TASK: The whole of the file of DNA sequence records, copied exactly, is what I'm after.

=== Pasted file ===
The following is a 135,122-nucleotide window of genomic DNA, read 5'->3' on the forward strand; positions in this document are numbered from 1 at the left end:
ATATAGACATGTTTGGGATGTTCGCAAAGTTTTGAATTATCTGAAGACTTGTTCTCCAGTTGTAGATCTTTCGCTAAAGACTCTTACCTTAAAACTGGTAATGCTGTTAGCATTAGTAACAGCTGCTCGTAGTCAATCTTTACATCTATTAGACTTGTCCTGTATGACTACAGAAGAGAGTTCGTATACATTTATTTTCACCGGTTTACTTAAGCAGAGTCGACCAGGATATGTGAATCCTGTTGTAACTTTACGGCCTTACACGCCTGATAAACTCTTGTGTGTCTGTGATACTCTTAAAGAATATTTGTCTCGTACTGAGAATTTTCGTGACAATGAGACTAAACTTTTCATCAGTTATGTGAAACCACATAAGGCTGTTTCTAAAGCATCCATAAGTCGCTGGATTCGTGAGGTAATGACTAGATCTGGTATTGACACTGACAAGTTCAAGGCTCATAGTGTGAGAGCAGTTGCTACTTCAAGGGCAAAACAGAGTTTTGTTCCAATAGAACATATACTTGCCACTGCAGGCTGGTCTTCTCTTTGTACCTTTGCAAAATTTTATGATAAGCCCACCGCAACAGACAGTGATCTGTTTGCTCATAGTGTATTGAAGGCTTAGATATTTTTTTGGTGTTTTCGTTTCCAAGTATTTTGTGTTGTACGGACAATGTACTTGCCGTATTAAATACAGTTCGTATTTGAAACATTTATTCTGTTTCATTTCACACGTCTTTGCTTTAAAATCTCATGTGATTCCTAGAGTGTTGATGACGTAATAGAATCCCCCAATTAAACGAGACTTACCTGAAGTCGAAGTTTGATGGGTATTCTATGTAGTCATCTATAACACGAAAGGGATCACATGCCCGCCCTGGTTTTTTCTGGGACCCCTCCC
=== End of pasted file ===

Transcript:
The following is a 135,122-nucleotide window of genomic DNA, read 5'->3' on the forward strand; positions in this document are numbered from 1 at the left end:
ATATAGACATGTTTGGGATGTTCGCAAAGTTTTGAATTATCTGAAGACTTGTTCTCCAGTTGTAGATCTTTCGCTAAAGACTCTTACCTTAAAACTGGTAATGCTGTTAGCATTAGTAACAGCTGCTCGTAGTCAATCTTTACATCTATTAGACTTGTCCTGTATGACTACAGAAGAGAGTTCGTATACATTTATTTTCACCGGTTTACTTAAGCAGAGTCGACCAGGATATGTGAATCCTGTTGTAACTTTACGGCCTTACACGCCTGATAAACTCTTGTGTGTCTGTGATACTCTTAAAGAATATTTGTCTCGTACTGAGAATTTTCGTGACAATGAGACTAAACTTTTCATCAGTTATGTGAAACCACATAAGGCTGTTTCTAAAGCATCCATAAGTCGCTGGATTCGTGAGGTAATGACTAGATCTGGTATTGACACTGACAAGTTCAAGGCTCATAGTGTGAGAGCAGTTGCTACTTCAAGGGCAAAACAGAGTTTTGTTCCAATAGAACATATACTTGCCACTGCAGGCTGGTCTTCTCTTTGTACCTTTGCAAAATTTTATGATAAGCCCACCGCAACAGACAGTGATCTGTTTGCTCATAGTGTATTGAAGGCTTAGATATTTTTTTGGTGTTTTCGTTTCCAAGTATTTTGTGTTGTACGGACAATGTACTTGCCGTATTAAATACAGTTCGTATTTGAAACATTTATTCTGTTTCATTTCACACGTCTTTGCTTTAAAATCTCATGTGATTCCTAGAGTGTTGATGACGTAATAGAATCCCCCAATTAAACGAGACTTACCTGAAGTCGAAGTTTGATGGGTATTCTATGTAGTCATCTATAACACGAAAGGGATCACATGCCCGCCCTGGTTTTTTCTGGGACCCCTCCC